HAILING from the south of England, it is rare that I can gloat about the weather here to my family in Hampshire.
This winter has seen a fair few of these hitherto rare occasions as they braced themselves for another stormy onslaught. Fortunately, they did escape the worst of it, but are looking forward more than ever to summer.
Given Britain’s weather, it is no surprise that we see more people wanting to take their pets abroad for a holiday. The Pet Travel Scheme (PETS) permits the movement of dogs, cats and ferrets to the UK without the need for quarantine. The system was simplified in 2012, but you should still allow plenty of time to plan your trip.
For travel to and from other EU Member States and approved countries pets must be microchipped, have an up-to-date rabies’ vaccination and be issued with an EU pet passport. You have to wait 21 days after vaccination before travelling. Dogs must be treated by a vet for tapeworm between 24 and 120 hours before arrival into the UK and their passport signed. No treatment is required for dogs entering from Finland, Ireland or Malta. Travelling further afield can be more complicated. The website www.gov.uk/take-pet-abroad is a good place to start.
You also must consider if your pet may be affected by the stress of long-distance travel, high temperatures and the risk of exposure to diseases. Many diseases abroad are not seen in the UK and several are transmitted by insects and ticks. Pets in the UK will not have met these diseases and are likely to be highly susceptible. Many of the diseases do not have licensed veterinary medicines available here, which means there can be a delay in obtaining drugs. Fortunately, most can be prevented.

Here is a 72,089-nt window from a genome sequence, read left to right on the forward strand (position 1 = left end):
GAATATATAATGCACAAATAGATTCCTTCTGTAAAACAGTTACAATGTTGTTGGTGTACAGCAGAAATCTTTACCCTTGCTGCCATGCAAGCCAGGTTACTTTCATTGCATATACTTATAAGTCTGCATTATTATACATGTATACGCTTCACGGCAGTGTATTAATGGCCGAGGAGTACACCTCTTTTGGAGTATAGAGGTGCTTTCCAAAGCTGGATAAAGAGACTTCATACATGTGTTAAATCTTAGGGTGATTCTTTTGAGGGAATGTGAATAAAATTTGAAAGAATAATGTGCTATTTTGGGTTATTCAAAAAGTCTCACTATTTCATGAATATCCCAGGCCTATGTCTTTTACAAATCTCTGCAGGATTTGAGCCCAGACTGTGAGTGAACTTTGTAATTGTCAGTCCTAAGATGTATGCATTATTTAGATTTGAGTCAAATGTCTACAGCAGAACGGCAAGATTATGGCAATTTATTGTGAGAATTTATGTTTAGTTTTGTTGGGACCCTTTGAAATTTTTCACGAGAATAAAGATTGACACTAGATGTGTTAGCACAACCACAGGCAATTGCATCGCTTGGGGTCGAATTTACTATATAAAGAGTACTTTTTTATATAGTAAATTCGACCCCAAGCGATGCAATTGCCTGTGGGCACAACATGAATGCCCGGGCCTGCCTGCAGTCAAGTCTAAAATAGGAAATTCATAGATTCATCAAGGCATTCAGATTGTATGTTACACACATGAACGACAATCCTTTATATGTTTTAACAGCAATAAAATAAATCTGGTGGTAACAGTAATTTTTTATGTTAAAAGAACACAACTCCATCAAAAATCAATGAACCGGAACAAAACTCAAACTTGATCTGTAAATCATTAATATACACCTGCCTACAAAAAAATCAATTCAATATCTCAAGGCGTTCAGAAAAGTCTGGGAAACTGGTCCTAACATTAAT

At Robson and Prescott, most vets are Government-approved ‘Official Veterinary Surgeons’ and can issue EU pet passports. We offer pre-travel consultations, including a full health check and advice on preventing exotic diseases. This should be at least three weeks before travel as some medicines must be started early.
It is not just foreign travel that needs a bit of planning though. There are still some parasites within our own borders that we should be protecting our pets from. Following a mild winter, ticks are likely to be especially prevalent and lungworm infection is becoming more common. Both can be very easily controlled or prevented with prescription products so it is worth coming in to discuss what your pet might need.
Hopefully, by the time you read this the sun will have come out and we, and our pets, can enjoy the Northumbrian spring.
By CHRIS GREEN, Director and Senior Vet